Have a love of birding that you want to nurture in your children or are you looking for a fun new activity to do with them outdoors? We talked to expert local birders from the Outdoor Adventure Center (OAC) in Detroit and Stage Nature Center in Troy for advice on how to get started. Several tools and tips are available to help, but getting started can be simple.
“For someone who is looking to start birding, you don’t need to look further than your backyard,” says Natalie Cypher, educator at the OAC.
Ways to get kids involved
Treat birding as more of a mindfulness experience – practice being still and aware of the different birds you see and hear around you. “Birding is a very mindful activity. It’s about observing your surroundings,” Cypher says.
As with many things, it can be fun to turn it into a game like a scavenger hunt. On the flip side, making it more of a laidback birding adventure to see what you find without feeling pressure to spot certain birds can be just as much fun.
Install a feeder to attract birds to your own yard. “Getting kids watching birds at bird feeders is also a great way to get them excited about birding,” says Christina Funk, assistant naturalist with the Troy Nature Society.
If you have a budding birder in your family, check out the Michigan Audubon Society’s programming for young birders.
Great places to look for birds
Locations around lakes and waterways make great places for birdwatching. Here are a few to put on your list:
- Belle Isle State Park/The Belle Isle Nature Center
- Detroit International Wildlife Refuge
- Kensington Metropark
- Lake Erie Metropark
- Lake St. Clair Metropark
- Sterling State Park
- Elmwood Cemetery (yes, really!)
Detroit Audubon offers birding field trips in the area. For information about Michigan’s birding trails, visit the Michigan Audubon website.
Common birds to spot
There are many types of birds to spot in Michigan during the spring, including more familiar Blue Jays, Cardinals, Mourning Doves and Goldfinches.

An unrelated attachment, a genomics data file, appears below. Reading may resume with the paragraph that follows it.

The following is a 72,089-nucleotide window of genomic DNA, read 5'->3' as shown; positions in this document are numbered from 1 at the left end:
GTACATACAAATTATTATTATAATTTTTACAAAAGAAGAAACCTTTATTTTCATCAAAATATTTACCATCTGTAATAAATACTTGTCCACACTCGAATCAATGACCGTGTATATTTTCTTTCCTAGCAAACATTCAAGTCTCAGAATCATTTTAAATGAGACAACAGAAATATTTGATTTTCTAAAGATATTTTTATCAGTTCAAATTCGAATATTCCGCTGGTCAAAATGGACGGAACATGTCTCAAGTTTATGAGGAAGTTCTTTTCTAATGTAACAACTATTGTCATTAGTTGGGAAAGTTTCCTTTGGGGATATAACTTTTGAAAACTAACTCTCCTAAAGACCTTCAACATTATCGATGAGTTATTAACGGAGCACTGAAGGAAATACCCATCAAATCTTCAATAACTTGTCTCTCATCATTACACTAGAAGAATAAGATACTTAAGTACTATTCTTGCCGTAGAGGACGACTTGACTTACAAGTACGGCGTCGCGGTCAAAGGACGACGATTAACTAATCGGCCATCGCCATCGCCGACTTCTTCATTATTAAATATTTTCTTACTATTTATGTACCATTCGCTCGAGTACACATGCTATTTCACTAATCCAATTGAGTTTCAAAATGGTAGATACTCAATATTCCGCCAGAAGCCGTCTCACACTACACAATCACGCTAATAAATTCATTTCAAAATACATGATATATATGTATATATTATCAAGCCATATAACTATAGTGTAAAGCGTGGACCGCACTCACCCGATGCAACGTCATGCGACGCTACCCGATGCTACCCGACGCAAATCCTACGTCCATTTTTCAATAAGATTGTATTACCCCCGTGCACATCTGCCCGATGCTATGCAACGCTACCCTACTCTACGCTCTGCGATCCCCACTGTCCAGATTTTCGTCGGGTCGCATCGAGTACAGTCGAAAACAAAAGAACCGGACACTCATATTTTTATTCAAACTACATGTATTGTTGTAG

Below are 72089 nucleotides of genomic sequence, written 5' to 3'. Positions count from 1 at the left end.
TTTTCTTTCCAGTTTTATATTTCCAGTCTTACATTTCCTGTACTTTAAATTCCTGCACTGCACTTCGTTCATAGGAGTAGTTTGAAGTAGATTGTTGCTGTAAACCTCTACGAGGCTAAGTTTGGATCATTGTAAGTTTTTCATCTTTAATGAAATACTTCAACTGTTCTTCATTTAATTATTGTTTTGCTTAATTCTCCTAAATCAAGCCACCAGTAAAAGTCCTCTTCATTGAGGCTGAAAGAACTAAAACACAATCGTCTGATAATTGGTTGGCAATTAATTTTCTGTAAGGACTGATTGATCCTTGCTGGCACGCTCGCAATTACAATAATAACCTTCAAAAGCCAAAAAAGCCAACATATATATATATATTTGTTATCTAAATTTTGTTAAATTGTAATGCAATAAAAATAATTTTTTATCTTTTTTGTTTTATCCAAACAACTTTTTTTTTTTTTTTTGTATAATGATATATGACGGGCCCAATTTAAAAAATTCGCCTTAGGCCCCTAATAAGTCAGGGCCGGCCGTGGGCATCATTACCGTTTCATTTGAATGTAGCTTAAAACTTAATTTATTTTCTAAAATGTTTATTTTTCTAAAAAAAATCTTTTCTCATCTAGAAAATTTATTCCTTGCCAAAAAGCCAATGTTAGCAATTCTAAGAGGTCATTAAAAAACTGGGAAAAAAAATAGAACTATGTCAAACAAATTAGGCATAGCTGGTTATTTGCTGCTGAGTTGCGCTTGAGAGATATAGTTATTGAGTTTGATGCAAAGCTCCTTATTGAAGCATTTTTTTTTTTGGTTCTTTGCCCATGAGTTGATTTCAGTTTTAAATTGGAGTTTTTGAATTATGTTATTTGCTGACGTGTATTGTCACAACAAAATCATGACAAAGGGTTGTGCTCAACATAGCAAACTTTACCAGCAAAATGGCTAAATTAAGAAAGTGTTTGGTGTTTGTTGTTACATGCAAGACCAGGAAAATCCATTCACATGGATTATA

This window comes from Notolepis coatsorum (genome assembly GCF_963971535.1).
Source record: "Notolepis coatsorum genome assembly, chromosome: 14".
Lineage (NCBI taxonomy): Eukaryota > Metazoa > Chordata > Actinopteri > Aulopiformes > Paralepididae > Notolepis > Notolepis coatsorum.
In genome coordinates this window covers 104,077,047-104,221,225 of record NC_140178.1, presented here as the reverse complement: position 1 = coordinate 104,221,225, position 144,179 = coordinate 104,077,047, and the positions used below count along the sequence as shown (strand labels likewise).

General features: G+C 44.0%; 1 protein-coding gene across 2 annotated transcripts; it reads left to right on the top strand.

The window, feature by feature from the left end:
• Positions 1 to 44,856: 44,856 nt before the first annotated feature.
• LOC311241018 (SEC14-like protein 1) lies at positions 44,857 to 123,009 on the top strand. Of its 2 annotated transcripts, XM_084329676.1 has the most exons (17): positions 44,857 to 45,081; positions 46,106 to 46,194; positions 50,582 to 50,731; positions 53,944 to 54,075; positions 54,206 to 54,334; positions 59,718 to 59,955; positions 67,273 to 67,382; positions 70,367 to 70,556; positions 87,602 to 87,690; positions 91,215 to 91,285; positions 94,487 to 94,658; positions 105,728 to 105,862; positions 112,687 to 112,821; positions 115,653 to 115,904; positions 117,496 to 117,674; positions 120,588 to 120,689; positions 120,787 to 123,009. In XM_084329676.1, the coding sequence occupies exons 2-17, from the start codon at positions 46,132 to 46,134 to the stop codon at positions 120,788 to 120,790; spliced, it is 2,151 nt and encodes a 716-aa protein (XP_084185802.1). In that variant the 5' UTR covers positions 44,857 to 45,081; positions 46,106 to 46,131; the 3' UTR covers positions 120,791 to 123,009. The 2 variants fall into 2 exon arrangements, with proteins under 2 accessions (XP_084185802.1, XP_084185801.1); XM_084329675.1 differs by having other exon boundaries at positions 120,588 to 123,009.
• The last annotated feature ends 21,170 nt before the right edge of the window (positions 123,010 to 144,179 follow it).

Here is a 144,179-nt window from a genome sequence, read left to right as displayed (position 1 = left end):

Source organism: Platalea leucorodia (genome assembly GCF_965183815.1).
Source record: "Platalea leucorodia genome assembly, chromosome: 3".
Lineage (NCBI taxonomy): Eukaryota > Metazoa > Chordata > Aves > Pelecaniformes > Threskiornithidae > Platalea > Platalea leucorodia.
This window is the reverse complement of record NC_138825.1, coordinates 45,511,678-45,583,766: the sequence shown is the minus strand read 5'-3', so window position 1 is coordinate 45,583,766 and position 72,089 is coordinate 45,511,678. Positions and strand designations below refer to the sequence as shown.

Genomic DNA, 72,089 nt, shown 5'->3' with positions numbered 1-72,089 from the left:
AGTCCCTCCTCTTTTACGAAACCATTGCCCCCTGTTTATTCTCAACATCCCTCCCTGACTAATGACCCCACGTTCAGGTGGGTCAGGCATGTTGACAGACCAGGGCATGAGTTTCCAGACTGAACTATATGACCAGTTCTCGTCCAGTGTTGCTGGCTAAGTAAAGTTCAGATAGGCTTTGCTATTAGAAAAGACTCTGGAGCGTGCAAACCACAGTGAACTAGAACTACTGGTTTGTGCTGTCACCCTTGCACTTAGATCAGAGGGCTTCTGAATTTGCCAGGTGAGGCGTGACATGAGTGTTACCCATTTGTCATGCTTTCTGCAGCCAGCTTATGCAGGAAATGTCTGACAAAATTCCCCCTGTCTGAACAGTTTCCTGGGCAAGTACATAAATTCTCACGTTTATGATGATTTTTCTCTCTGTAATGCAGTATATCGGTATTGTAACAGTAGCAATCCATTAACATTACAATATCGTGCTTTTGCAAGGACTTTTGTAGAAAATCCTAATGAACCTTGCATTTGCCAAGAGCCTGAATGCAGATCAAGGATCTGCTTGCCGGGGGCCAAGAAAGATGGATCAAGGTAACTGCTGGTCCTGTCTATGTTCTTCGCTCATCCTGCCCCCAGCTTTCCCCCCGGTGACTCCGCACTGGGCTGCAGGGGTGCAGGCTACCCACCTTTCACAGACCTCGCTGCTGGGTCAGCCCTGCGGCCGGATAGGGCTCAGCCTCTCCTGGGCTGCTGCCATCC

“Some popular/common birds to see as they start coming back include the Harbinger of Spring, the American Robin (even though some of them do stay around all year long), Eastern Bluebirds, Tree Swallows, Red-Winged Blackbirds, Eastern Phoebe, many different hawks as they migrate back, Killdeer, American Woodcock,” Funk says.
Birders can find information on bird sightings and their location on ebird.org, that can be searched by region.
You can definitely start birding without any special equipment or tools, but there are some things that can help make it more engaging.
“Binoculars are great for older kids, but they can be difficult for younger children to use. Monoculars are easier for children to use. Also just get them used to using their eyes to spot birds without binoculars,” Funk says.
- If you do try binoculars, Cypher suggests they should have a magnification such as 7×35 or 8×42. The challenge can be fitting them on the face without them being too wide. Try a few different pairs to see which work best.
- Bring along an easy to carry field guide like the Michigan Birds Pocket Naturalist Guide.
- Use an app on your phone or a device called Identiflyer to play bird calls.
- Get the full download on all things birding in Michigan from the Department of Natural Resources.
Follow Metro Parent on Instagram.